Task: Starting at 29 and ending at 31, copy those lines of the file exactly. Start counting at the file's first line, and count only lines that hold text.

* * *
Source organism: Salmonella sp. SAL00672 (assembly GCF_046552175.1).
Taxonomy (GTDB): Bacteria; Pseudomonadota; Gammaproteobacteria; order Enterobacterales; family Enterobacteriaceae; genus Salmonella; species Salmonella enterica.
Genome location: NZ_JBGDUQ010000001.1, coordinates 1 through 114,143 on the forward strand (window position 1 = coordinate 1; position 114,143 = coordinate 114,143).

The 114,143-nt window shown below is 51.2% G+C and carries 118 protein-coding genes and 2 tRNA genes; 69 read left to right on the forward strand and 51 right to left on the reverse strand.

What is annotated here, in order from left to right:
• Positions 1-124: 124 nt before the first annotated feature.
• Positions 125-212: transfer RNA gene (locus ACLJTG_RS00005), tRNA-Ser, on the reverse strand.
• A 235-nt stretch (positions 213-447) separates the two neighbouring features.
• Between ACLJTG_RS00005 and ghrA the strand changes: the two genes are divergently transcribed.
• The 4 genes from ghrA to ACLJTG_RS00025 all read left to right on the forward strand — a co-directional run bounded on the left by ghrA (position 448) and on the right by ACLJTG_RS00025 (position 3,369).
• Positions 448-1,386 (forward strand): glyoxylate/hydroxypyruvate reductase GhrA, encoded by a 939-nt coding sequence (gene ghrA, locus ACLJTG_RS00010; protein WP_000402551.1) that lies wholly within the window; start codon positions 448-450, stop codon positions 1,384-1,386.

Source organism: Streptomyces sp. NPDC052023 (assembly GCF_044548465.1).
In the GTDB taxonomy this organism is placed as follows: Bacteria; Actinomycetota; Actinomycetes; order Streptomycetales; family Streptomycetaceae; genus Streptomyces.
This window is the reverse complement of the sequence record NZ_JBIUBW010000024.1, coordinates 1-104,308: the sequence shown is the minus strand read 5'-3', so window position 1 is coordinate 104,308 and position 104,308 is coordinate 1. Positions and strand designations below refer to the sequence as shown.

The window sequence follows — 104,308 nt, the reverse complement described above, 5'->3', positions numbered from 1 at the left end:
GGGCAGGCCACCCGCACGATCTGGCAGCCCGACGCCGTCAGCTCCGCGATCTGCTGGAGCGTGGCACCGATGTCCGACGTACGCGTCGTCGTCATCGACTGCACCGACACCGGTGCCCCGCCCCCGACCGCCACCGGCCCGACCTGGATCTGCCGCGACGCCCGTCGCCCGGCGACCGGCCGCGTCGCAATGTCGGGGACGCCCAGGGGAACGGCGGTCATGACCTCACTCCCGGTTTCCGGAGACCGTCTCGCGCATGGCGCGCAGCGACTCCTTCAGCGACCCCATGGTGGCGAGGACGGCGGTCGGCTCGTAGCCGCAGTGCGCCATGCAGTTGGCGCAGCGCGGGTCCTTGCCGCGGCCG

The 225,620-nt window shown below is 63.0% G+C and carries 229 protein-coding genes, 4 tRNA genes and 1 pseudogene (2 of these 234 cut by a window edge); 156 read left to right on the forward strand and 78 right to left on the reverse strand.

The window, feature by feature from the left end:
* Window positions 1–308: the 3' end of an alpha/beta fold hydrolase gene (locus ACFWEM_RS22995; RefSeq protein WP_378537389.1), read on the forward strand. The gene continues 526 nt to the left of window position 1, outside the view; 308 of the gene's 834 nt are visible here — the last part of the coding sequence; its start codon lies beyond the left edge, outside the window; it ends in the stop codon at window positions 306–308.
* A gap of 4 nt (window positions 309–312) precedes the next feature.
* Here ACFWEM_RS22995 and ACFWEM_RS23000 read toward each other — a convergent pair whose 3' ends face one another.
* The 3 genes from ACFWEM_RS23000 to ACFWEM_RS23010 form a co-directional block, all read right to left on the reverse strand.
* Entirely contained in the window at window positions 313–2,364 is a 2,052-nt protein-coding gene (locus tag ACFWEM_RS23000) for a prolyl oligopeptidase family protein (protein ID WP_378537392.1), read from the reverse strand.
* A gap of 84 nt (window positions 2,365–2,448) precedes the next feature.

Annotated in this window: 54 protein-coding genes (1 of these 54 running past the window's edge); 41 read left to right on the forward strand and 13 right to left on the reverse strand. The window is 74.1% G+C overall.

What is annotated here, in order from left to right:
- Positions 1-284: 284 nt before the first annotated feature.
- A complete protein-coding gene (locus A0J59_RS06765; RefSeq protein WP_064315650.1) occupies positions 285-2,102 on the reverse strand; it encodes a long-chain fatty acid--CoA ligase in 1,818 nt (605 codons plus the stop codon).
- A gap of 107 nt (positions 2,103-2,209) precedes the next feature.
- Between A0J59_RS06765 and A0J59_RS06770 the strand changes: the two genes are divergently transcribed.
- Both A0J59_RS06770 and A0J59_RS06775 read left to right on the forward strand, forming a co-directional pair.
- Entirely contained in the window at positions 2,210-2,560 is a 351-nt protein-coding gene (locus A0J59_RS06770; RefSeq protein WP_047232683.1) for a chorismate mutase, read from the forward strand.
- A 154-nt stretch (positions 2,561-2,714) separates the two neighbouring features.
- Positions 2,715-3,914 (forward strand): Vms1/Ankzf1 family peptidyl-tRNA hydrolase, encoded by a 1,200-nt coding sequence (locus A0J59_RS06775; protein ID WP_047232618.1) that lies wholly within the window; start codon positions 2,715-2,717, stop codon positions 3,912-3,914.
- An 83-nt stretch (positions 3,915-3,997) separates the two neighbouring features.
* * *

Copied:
- A gap of 107 nt (positions 2,103-2,209) precedes the next feature.
- Between A0J59_RS06765 and A0J59_RS06770 the strand changes: the two genes are divergently transcribed.
- Both A0J59_RS06770 and A0J59_RS06775 read left to right on the forward strand, forming a co-directional pair.